When India’s new Prime Minister, Narendra Modi, left his job as the Chief Minister of the State of Gujarat, he took some of the State’s most experienced leaders with him to New Delhi, leaving a power vacuum. The western State’s still newly-anointed Chief Minister, Anandiben Patel, now has the difficult task of trying to fill Mr. Modi’s shoes…
In the few months since the Bharatiya Janata Party politician has taken over, Ms. Patel seems to be following in Mr. Modi’s footsteps by focusing on speedy decision-making, transparency and project implementation. In an interview at the Chief Minister’s working residence in the State capital of Gandhinagar, Ms. Patel told The Wall Street Journal that she plans to maintain the momentum Mr. Modi started and help the State — home to 60 million people — to continue to shine.
“My predecessor Mr. Modi gave fuel to this idea for positioning Gujarat as the growth-engine for India,” she said in one of her first interview since taking office. “We are well prepared to follow the mantra of minimum Government, maximum governance.” A close ally to Mr. Modi for more than a decade, Ms. Patel, 72, has built an image as a tough, no-nonsense administrator. Like her predecessor, Chief Minister Patel has kept more than a dozen State Minister positions with herself including State Ministries for home, revenue and urban development. Some of the State’s bureaucrats confirm that her style of running the Government is more or less in keeping with the Modi model.
“The administrative culture in Gujarat has already been set,” during the time of Modi, said Ajay Bhadoo, a senior bureaucrat in the State. “The same is being followed.” In the interview, Ms. Patel talked about her plans to take Mr. Modi’s legacy forward to ensure rapid development in
The Wall Street Journal: What are your top priorities as Chief Minister?
Anandiben Patel: My foremost priority is to maintain the State’s leading position in the socio-economic front in the country. For this, my Government will focus on empowering women and improving the lives of farmers, making Gujarat a malnutrition-free State and building a toilet in every house of the State.
WSJ: What are the key steps taken by your Government towards protecting and empowering women?
Patel: I worry for the safety of women. Women are inherently strong but face difficulties due to not having enough confidence. To overcome this fear, we have constituted women safety committees in every district of Gujarat where women are being trained in self-defense mechanisms from rifle shooting to judo training. Besides, 33 per cent of the seats have been reserved for women in police recruitment at all levels in the State.
WSJ: You have spoken about tackling the problem of malnutrition. How do you plan to do this?
Patel: Malnutrition is a continuous problem. To get rid of the problem is difficult. But our job is to solve the problem at the grassroots level, to make the child healthy from the time of his birth. For this, we are providing nutrition-rich food such as milk, fruits and green vegetables to women and children. The aid for nutritious food given to pregnant women has been increased from 1,600 rupees ($27) to 6,000 rupees.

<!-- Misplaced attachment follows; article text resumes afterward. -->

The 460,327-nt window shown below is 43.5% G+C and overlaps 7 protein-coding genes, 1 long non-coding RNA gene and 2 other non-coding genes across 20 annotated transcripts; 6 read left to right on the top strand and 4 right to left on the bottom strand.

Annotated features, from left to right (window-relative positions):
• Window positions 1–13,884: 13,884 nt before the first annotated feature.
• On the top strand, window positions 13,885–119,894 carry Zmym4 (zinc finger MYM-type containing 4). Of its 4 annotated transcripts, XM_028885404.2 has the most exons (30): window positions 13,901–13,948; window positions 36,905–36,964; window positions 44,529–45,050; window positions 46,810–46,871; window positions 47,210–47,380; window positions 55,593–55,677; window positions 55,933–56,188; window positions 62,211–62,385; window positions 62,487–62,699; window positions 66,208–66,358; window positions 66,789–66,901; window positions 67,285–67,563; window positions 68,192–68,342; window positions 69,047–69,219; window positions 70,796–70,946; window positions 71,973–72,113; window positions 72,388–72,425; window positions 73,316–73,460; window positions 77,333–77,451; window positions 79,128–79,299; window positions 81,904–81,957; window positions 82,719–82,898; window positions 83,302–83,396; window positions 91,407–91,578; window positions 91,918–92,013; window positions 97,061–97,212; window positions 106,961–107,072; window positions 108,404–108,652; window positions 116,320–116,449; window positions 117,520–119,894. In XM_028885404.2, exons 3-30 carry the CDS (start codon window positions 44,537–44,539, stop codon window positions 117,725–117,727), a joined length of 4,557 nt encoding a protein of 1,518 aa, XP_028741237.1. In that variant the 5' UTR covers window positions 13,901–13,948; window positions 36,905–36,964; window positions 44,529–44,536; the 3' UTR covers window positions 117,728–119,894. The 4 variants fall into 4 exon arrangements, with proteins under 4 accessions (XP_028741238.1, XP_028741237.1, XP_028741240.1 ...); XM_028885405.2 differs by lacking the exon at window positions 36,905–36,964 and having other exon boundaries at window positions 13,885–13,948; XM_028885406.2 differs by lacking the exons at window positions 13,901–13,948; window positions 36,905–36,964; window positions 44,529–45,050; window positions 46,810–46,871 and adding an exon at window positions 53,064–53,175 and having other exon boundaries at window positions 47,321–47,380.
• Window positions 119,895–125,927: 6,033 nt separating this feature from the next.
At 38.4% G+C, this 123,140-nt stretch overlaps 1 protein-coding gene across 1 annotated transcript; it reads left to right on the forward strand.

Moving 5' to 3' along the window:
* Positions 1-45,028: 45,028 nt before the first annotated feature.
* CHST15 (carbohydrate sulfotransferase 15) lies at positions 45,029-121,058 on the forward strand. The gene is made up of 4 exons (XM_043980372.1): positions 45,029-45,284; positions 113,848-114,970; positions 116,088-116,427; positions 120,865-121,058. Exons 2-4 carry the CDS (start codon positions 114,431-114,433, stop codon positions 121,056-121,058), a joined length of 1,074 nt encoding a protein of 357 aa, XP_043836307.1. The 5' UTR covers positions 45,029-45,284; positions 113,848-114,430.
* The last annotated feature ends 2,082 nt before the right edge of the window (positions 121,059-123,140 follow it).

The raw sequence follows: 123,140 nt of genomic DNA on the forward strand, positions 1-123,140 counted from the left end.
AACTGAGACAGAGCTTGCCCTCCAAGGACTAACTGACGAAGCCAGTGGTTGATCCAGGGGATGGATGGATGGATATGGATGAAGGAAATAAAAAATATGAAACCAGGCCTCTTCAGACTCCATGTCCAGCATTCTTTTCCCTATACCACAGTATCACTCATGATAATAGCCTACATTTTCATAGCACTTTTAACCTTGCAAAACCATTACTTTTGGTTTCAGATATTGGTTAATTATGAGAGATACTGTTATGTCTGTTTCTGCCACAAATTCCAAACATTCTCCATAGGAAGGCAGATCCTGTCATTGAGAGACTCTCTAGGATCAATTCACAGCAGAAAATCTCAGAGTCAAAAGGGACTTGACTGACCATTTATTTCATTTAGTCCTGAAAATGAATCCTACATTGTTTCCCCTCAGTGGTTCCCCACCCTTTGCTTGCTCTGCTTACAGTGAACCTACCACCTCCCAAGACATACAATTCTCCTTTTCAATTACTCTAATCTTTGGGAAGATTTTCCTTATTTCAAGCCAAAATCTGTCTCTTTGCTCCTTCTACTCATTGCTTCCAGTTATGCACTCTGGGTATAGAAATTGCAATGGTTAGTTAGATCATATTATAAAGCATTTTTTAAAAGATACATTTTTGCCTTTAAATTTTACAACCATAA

WSJ: How will you work toward improving the lives of farmers?
Patel: Being a farmer’s daughter, I understand the problems of farmers. My priority is to make the famers familiar with the latest scientific techniques of farming that could be taken to every village to make their lives better. We are also encouraging farmers to adopt drip irrigation on a big scale by giving subsidies to ensure more effective use of water and take on the process of irradiation to preserve farm produce.
WSJ: What have been the challenges of the State’s rapid urbanization? How is your Government responding to it?
Patel: As town planning is the most vital tool of organised urban expansion, we have finalized as many as 142 town planning programs ready for development of basic infrastructural facilities and public housing. We plan to spend 150 billion rupees over the next three years. Our focus will be to create world-class sanitation standards in the cities of Gujarat by 2019. For the last few months, we have taken up the issue of building toilets for women. It is extremely unfortunate that women in villages have to wait till it gets dark to go out and defecate in the open.
WSJ: The world is talking about the Gujarat model of development. What does that model mean to you?
Patel: My predecessor Mr. Modi gave fuel to this idea for positioning Gujarat as the growth-engine for India. For me, the Gujarat model is a well laid path for achieving success and development for the State and its people. We are well prepared to follow the mantra of minimum Government, maximum governance.
WSJ: Any suggestions for Prime Minister Mr. Modi?
Patel: He will give suggestion to all. After Mr. Modi moved to the center, a lot of Government officials from the Central Government came to Gujarat to take stock of the State Government’s new initiatives. Mr. Modi knows what to do for the entire country. n – WSJ